We also pass in CGRects representing the position and size of the two images so that we can determine where they are relative to each other. This may not be necessary for all purposes but if you are working on a game that has elements moving around the screen, images themselves do not encode any information about their location (they do, however, keep state about their height and width, which you can get from CGImageGetWidth/Height). We also take in the bounds of the screen itself in case the background image is partially off-screen. Finally, we pass in scaleFactor, which specifies how much we want to reduce the resolution of the images to increase performance, with 1 being no reduction. The higher this number, the faster but less accurate the algorithm.

(double)occlusionPercentageForBackground:(CGImageRef)background foreground:(CGImageRef)foreground snapshotFrame:(CGRect)snapshotFrame backgroundFrame:(CGRect)backgroundFrame foregroundFrame:(CGRect)foregroundFrame scaleFactor:(float)scaleFactor;

First, we apply a scaling transform to all of the geometry involved, essentially transforming our entire world-space into a lower resolution to increase performance. Unlike some graphics libraries, Core Graphics applies the transform to the origin as well as the size of the frame, so all of the geometry maintains their positions relative to each other; no manual adjustment is necessary.

// Scale down
CGAffineTransform bitmapScale = CGAffineTransformMakeScale (1.0 / scaleFactor, 1.0 / scaleFactor);

snapshotFrame = CGRectApplyAffineTransform(snapshotFrame, bitmapScale);
foregroundFrame = CGRectApplyAffineTransform(foregroundFrame, bitmapScale);
backgroundFrame = CGRectApplyAffineTransform(backgroundFrame, bitmapScale);

In order to determine what percentage of the bigfoot (background) is visible, we have to know how much space he occupies unoccluded. Therefore we must render the entire bigfoot, even if not all of him is in the snapshot frame. Additionally, nothing outside of the bigfoot’s image dimensions matters; a tree may cover the entire length of the game world, but we only care about the branch that passes through the bigfoot’s frame. This essentially puts the bigfoot image at the center of our working space, where “working space” refers to the chunk of memory (context) we will be performing our bitmap operations in. It also means that our context needs to be no larger than the size of the bigfoot image.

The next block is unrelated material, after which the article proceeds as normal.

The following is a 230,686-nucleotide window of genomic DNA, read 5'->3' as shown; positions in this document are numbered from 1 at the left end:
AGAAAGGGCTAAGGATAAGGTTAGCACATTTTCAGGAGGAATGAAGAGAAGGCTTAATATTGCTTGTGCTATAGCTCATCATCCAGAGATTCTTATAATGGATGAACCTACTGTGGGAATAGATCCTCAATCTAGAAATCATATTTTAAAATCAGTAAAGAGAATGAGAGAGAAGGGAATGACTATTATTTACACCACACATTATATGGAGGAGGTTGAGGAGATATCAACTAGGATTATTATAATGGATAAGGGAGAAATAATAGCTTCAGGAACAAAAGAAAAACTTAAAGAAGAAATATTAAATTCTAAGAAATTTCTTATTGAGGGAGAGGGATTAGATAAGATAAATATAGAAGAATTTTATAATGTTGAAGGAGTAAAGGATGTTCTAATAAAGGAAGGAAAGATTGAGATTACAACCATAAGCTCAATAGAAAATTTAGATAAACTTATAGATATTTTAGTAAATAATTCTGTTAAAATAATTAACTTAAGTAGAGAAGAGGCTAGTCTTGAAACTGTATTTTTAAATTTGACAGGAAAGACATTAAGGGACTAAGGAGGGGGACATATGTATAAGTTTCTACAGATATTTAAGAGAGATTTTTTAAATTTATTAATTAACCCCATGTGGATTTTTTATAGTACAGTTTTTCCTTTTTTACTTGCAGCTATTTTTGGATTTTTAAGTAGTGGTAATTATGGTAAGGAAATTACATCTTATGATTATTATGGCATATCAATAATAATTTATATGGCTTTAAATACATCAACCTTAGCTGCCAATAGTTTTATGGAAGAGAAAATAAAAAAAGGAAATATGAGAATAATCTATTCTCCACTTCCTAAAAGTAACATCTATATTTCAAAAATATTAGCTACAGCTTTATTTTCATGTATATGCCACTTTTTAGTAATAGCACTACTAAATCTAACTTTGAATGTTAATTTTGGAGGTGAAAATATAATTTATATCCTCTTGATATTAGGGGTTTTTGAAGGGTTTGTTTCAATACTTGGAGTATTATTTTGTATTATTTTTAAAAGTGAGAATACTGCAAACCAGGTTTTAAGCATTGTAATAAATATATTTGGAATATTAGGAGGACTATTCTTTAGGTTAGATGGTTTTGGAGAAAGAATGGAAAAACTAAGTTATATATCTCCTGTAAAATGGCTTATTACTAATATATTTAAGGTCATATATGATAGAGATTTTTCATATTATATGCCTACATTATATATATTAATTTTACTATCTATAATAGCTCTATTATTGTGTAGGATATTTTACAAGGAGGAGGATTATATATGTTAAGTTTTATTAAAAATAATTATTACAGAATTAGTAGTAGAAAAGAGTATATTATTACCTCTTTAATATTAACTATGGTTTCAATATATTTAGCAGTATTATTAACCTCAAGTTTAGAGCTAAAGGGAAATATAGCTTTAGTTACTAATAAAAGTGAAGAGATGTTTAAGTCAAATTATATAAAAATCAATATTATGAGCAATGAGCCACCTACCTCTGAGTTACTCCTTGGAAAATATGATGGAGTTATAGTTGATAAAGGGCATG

With that in mind, we position the origin of the bigfoot frame to be (0,0) so that when we draw it, it will fit perfectly into the context. We must also transform the foreground and snapshot frames though so that when we draw them into the context later, they will still be positioned properly relative to the bigfoot. Most of the foreground, as we mentioned, won’t even fit into the context as it doesn’t pass through the bigfoot’s frame; that is okay, as it will just be ignored and won’t take up space or CPU cycles.

// Make everything relative to bigfoot, set bigfoot to 0, 0
snapshotFrame = CGRectOffset(snapshotFrame, -backgroundFrame.origin.x, -backgroundFrame.origin.y);
foregroundFrame = CGRectOffset(foregroundFrame, -backgroundFrame.origin.x, -backgroundFrame.origin.y);
backgroundFrame = CGRectMake(0, 0, (int)backgroundFrame.size.width, (int)backgroundFrame.size.height);

We now calculate the size of the bitmap context we’ll be drawing into and create it. As we just discussed, the context needs to be big enough to fit the bigfoot’s image but no more than that. Since each pixel takes up 4 bytes (red, green, blue, alpha), the size in bytes of each row of the context will be the width of the bigfoot image times 4, and the total size will be the size of a row times the height of the image.

int bytesPerRow = backgroundFrame.size.width * 4;
int totalBytes = bytesPerRow * backgroundFrame.size.height; 

// Create context
UInt8 *bitmapData = calloc(totalBytes, 1);
CGColorSpaceRef colorSpace = CGColorSpaceCreateDeviceRGB();

// For more information, see docs for CGBitmapContextCreate()
CGContextRef bitmapContext = CGBitmapContextCreate(bitmapData, backgroundFrame.size.width, backgroundFrame.size.height, 8, bytesPerRow, colorSpace, (CGBitmapInfo)kCGImageAlphaPremultipliedLast);


Next we draw the bigfoot image into the context. With the origin at 0,0 and the context sized to be the same dimensions, the bigfoot should fit perfectly. Remember that we’ve scaled down the frame representing the bigfoot (backgroundFrame); it is now smaller than the actual image contained in the background variable. This will cause Core Graphics to downsample the image as it draws it into the context.